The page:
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Our Own LGBTQ+ Affirming Prayer Books

Bet Mishpachah’s unique prayer books reflect the spiritual values of our congregation. Our siddur for Shabbat, festivals, and special occasions, Shavat va-Yinafash ("Rest and Be Renewed"); our machzor for the High Holy Days, Chadeish Yameinu ("Renew Our Days"); and our shiva book for a house of mourning, Ha-Makom Y’nacheim ("Source of Comfort") were developed by our Liturgy Committee to meet our needs as LGBTQ+ Jews and allies.

Shavat va-Yinafash offers a wide variety of prayers, readings, and meditations by contemporary liturgists, including LGBTQ+ writers and several members of Bet Mishpachah. Several special prayers from a trans perspective are also included.  The siddur includes services for Shabbat evening and morning, including the service for reading the Torah. It also includes the Amida for festivals and weekdays, and selected prayers and readings for holidays and special occasions throughout the year. The English translations use gender-neutral terminology with respect to God, and both male and female forms with respect to people are used in Hebrew and in English. We have also added many references to women, such as all six Matriarchs and the Prophet Miriam. Some Hebrew prayers are in the feminine gender. Much of the translation of the traditional Hebrew prayers is original to Bet Mishpachah and is uplifting and inspiring in new ways. All Hebrew is transliterated.

The first hardbound edition of Shavat va-Yinafash was published in 1991. It was the first hard cover degenderized siddur ever published. It was adopted by several other LGBTQ+ synagogues around the country, including those in Cleveland, Miami/Fort Lauderdale, Tampa, and Dallas.

We dedicated the updated and expanded second hardcover edition of our unique prayer book, Shavat va-Yinafash, at our weekly Shabbat service on December 1, 2017. Two weeks earlier, we celebrated publication of our new siddur with a gala dinner dance.   Member and friends of Bet Mishpachah were exceedingly generous in supporting this project. On the Benefactors page in the new siddur, the names of 67 very generous donors are listed.

To access the text of Shavat va-Yinafash, please click here. Your comments and suggestions are always welcomed. In addition, if you have an interest or background in liturgy and would like to participate in this process, please contact liturgy@betmish.org

More information on Bet Mishpachah's approach to liturgy is available in this booklet created by Liturgy Committee chair Scott Reiter, and presented at the Aleph (Jewish Renewal) Kallah 2018: Making Liturgy Gay, Making Prayer Happy

You are invited to celebrate our siddur and to support the congregation by donating $54 for a bookplate for the inside front cover of a siddur that will be used during services at Bet Mishpachah. Click here to order a bookplate in honor or in memory of a loved one.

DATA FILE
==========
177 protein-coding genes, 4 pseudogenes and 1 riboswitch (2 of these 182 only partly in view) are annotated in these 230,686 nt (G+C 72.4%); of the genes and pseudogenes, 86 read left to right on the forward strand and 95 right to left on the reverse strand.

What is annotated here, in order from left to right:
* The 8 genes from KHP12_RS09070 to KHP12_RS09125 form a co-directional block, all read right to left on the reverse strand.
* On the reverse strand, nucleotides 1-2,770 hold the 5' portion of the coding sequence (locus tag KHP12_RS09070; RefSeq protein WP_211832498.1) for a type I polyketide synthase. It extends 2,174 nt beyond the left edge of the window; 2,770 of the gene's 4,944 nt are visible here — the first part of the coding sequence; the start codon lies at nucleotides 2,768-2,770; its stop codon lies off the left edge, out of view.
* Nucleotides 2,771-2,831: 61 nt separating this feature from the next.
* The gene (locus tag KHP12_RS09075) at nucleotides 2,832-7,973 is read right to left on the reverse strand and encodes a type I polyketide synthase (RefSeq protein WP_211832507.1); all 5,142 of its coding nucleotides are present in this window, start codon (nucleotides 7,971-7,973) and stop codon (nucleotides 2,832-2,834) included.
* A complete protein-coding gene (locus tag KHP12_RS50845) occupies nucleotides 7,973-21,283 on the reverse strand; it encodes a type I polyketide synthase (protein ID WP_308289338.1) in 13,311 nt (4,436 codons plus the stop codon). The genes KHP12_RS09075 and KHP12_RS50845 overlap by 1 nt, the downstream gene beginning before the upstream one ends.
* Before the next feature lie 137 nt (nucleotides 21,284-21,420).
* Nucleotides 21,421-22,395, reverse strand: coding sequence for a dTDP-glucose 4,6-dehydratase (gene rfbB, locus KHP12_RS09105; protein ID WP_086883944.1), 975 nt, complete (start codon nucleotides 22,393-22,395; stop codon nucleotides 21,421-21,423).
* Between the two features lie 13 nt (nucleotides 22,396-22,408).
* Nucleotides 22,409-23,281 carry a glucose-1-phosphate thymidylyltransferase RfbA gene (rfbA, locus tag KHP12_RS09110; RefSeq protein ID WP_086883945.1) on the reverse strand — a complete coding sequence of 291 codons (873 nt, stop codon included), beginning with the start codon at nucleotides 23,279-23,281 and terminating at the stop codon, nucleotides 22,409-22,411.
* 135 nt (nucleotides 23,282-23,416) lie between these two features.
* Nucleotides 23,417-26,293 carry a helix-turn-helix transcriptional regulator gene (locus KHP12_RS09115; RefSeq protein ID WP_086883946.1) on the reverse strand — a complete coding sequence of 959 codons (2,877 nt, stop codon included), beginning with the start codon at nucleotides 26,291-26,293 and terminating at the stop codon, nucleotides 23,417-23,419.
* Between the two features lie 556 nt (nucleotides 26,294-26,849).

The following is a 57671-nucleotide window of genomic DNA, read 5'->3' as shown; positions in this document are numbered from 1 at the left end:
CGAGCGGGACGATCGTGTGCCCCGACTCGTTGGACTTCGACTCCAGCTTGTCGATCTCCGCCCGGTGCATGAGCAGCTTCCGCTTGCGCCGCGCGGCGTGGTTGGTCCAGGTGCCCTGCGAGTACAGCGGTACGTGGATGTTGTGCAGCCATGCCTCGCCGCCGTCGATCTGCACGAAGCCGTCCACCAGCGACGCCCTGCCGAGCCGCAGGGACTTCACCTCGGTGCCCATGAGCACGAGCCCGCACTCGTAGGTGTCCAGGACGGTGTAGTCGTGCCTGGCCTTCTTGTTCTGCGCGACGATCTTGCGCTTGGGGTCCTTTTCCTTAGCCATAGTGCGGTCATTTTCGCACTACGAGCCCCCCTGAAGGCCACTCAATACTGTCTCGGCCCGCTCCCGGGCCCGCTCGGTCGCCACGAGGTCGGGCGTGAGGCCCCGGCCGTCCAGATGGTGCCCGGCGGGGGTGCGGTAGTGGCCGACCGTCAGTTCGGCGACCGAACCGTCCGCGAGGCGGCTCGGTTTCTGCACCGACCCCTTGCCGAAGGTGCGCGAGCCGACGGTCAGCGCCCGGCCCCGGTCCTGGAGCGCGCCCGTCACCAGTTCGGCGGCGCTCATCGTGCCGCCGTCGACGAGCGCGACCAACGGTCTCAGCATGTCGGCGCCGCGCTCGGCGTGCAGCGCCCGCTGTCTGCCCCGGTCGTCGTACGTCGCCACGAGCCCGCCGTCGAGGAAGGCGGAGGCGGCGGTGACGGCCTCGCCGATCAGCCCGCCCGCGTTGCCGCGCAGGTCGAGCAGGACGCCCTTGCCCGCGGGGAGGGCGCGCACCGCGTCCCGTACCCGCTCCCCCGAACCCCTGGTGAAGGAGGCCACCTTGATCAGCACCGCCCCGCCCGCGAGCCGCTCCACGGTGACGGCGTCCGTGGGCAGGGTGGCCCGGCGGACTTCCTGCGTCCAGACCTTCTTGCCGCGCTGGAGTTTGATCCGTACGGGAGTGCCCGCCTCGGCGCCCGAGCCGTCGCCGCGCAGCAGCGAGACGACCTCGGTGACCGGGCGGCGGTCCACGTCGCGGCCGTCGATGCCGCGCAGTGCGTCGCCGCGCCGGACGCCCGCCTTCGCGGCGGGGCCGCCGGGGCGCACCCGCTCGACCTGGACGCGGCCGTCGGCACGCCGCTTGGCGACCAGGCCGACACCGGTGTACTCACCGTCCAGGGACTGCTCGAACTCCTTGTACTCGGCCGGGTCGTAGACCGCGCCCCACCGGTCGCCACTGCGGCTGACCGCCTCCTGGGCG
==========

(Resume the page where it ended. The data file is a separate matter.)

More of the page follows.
Click here to donate and receive a copy of the new siddur. The suggested donation amount is $40 per book including postage.

                             

With great pride and joy, our congregational family published an updated hard-cover edition of our own unique machzor; Chadeish Yamèinu, Renew our Days. Bet Mishpachah began working on the first edition of our LGBTQ-affirming machzor in 1993. Each year from 1994 through 1998, an additional booklet was introduced for one of the High Holy Day (HHD) services. We are very pleased that all HHD services will now be printed in a single hard-cover book that provides complete services for Rosh ha-Shana and Yom Kippur, as well as Yizkor and S’lichot

This hard-cover edition of our innovative, egalitarian, and LGBTQ-affirming prayerbook for the High Holy Days has been lovingly prepared and edited by our Liturgy Committee under the outstanding long-time leadership of congregant Scott Reiter.  

Chadeish Yamèinu offers a variety of beautiful prayers and meditations by contemporary liturgists, including several very talented members of our congregational family. These readings span a wide range of perspectives from traditional to renewal, from transgender and non-binary to more mainstream. Many of the Liturgy Committee's English translations of the traditional Hebrew prayers resulted from deeply searching the original text and finding new meanings in it.

As with the first edition, the English translations in the second edition are de-genderized with respect to G-d, and both Hebrew and English are co-genderized with respect to people, by avoiding exclusively male expressions and by adding references to women, such as all six Matriarchs and the Prophet Miriam. Some Hebrew prayers are in the feminine, such as an alternate blessing for lighting candles, and the B'rucha She-Amra prayer in the morning service. In the new edition, all Hebrew is transliterated.

Sat, May 18 2024 10 Iyyar 5784